The 2MASS Redshift Survey, more than 10 years in preparation, is also significant for extending closer to the Galactic plane -- -- a region that's generally obscured by dust -- than previous surveys, ScienceDaily.com reported Friday.
Karen Masters of Britain's University of Portsmouth presented the new map Wednesday at a meeting of the American Astronomical Society.
"The 2MASS Redshift Survey is a wonderfully complete new look at the local universe -- particularly near the Galactic plane," Masters said. "We're also honoring the legacy of the late John Huchra, an astronomer at the Harvard-Smithsonian Center for Astrophysics, who was a guiding force behind this and earlier galaxy redshift surveys."
The light from a galaxy, as observed from the Earth, is shifted or stretched to longer wavelengths of the spectrum -- towards red -- by the expansion of the universe.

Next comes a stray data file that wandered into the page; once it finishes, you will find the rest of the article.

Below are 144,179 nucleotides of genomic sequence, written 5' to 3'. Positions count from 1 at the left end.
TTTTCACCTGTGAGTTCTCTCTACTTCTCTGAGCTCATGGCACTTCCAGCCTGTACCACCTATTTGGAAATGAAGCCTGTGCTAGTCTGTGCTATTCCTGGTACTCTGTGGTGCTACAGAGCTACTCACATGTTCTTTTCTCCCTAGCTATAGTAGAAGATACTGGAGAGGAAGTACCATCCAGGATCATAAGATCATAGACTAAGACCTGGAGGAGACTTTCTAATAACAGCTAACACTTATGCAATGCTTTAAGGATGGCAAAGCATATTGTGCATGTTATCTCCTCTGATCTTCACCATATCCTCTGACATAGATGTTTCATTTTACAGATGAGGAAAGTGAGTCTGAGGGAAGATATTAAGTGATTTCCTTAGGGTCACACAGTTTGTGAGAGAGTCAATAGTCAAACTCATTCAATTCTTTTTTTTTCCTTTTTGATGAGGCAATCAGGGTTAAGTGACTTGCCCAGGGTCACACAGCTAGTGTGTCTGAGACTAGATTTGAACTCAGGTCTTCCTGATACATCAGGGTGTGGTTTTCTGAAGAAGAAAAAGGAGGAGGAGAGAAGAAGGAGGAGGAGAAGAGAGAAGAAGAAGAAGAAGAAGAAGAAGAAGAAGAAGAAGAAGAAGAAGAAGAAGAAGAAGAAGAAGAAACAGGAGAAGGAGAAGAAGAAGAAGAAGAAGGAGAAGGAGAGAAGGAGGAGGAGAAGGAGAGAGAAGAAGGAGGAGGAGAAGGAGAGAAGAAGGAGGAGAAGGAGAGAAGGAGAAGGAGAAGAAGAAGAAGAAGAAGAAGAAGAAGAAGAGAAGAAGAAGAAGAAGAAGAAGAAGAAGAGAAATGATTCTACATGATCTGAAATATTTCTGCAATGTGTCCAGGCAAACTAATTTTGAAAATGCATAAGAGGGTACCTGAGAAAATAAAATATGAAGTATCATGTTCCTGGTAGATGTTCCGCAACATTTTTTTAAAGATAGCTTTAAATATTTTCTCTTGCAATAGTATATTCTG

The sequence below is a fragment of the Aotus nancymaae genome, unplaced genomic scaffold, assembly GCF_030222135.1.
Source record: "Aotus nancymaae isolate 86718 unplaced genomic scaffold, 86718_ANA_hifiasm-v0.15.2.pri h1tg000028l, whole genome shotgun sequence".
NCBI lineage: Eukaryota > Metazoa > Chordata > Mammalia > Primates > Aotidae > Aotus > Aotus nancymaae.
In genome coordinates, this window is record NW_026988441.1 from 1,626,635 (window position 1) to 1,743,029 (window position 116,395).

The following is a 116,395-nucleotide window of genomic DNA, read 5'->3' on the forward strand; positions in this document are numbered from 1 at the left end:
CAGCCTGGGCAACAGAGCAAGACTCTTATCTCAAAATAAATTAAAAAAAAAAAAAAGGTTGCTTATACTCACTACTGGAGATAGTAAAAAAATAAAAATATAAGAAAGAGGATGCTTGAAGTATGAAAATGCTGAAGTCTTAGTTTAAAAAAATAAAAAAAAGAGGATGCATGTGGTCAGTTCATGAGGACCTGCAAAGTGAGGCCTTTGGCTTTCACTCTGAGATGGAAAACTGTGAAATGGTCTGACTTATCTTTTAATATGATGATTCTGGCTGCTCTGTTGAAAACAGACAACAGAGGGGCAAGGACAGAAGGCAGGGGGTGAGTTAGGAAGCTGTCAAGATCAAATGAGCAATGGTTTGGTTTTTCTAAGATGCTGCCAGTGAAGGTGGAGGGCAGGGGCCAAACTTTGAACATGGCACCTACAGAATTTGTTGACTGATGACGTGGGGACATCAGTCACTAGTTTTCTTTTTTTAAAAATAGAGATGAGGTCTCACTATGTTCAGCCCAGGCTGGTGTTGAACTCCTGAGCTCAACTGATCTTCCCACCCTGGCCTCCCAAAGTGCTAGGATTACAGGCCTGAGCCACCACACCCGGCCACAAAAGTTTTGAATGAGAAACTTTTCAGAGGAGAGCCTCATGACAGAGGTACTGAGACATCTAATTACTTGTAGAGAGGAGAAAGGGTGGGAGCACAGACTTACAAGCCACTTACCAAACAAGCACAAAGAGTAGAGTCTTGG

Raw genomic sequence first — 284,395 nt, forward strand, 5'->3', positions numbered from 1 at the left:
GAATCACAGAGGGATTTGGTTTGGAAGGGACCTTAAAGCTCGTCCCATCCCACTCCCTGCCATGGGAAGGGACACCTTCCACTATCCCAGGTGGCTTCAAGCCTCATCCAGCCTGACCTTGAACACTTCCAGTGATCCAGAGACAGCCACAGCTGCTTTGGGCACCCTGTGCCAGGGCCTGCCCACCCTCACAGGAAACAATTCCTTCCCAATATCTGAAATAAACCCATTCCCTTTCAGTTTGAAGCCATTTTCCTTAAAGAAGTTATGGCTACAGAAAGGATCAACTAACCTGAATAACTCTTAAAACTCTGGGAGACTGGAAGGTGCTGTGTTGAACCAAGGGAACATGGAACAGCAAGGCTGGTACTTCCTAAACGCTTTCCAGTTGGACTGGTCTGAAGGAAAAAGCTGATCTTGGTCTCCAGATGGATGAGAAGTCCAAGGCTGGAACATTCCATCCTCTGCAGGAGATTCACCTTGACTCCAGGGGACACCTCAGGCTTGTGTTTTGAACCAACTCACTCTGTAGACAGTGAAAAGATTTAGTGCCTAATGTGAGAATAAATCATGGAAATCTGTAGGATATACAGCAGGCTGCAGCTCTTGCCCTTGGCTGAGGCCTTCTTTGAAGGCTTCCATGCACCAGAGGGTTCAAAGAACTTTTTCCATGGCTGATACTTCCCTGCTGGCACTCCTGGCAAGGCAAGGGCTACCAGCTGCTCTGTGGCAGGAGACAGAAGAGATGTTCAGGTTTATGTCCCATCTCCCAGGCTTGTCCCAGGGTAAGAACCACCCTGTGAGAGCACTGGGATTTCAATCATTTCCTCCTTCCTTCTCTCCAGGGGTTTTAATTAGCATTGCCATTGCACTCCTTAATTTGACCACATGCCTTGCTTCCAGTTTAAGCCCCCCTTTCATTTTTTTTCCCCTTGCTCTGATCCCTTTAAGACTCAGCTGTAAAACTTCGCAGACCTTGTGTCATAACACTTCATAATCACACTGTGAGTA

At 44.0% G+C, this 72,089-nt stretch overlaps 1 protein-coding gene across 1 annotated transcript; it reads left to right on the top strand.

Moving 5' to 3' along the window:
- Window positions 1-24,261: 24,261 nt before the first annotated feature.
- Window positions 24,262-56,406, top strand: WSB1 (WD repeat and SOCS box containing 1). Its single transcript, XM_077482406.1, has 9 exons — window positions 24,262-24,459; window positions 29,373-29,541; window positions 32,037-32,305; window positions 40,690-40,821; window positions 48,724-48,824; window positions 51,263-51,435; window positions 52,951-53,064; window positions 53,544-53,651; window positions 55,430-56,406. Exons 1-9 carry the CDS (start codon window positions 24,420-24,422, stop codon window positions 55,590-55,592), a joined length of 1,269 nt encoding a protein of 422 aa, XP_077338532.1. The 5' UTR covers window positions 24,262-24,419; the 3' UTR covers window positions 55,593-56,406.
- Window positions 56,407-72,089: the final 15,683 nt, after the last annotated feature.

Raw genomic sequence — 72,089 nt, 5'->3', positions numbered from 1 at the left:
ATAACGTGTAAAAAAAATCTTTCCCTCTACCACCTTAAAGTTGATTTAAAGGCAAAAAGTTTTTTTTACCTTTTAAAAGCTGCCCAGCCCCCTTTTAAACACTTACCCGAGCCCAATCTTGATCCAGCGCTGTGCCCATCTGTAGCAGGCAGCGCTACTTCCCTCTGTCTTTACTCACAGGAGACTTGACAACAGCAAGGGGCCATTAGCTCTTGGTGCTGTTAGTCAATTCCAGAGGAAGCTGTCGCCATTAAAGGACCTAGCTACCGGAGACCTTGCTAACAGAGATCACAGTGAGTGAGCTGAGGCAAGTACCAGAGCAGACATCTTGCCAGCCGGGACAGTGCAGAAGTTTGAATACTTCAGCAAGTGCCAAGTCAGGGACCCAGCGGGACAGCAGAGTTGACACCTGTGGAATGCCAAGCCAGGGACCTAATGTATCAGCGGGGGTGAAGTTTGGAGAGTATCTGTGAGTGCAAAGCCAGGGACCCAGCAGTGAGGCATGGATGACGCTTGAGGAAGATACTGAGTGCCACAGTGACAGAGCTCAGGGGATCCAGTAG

The farther the galaxy, the greater the measured redshift, so analyzing its shift yields galaxy distances, providing the necessary third dimension to create a 3-D map.
Huchra started making redshifts observations in the late 1990s using telescopes at the Fred Lawrence Whipple Observatory on Mt. Hopkins, AZ, and one at the Cerro Tololo Inter-American Observatory in Chile.
The 2MASS Redshift observers completed the last observations on those telescopes shortly after Huchra's death in October 2010.
"John was instrumental in setting up the 2MASS telescope at Mount Hopkins, seeing the infrared side of the project through, and making a much more complete survey of the local universe," Robert Kirshner, Huchra's colleague at the Harvard-Smithsonian Center for Astrophysics, said.
"It's a wonderful tribute to John that his colleagues have finished the infrared-selected galaxy redshift survey that John started."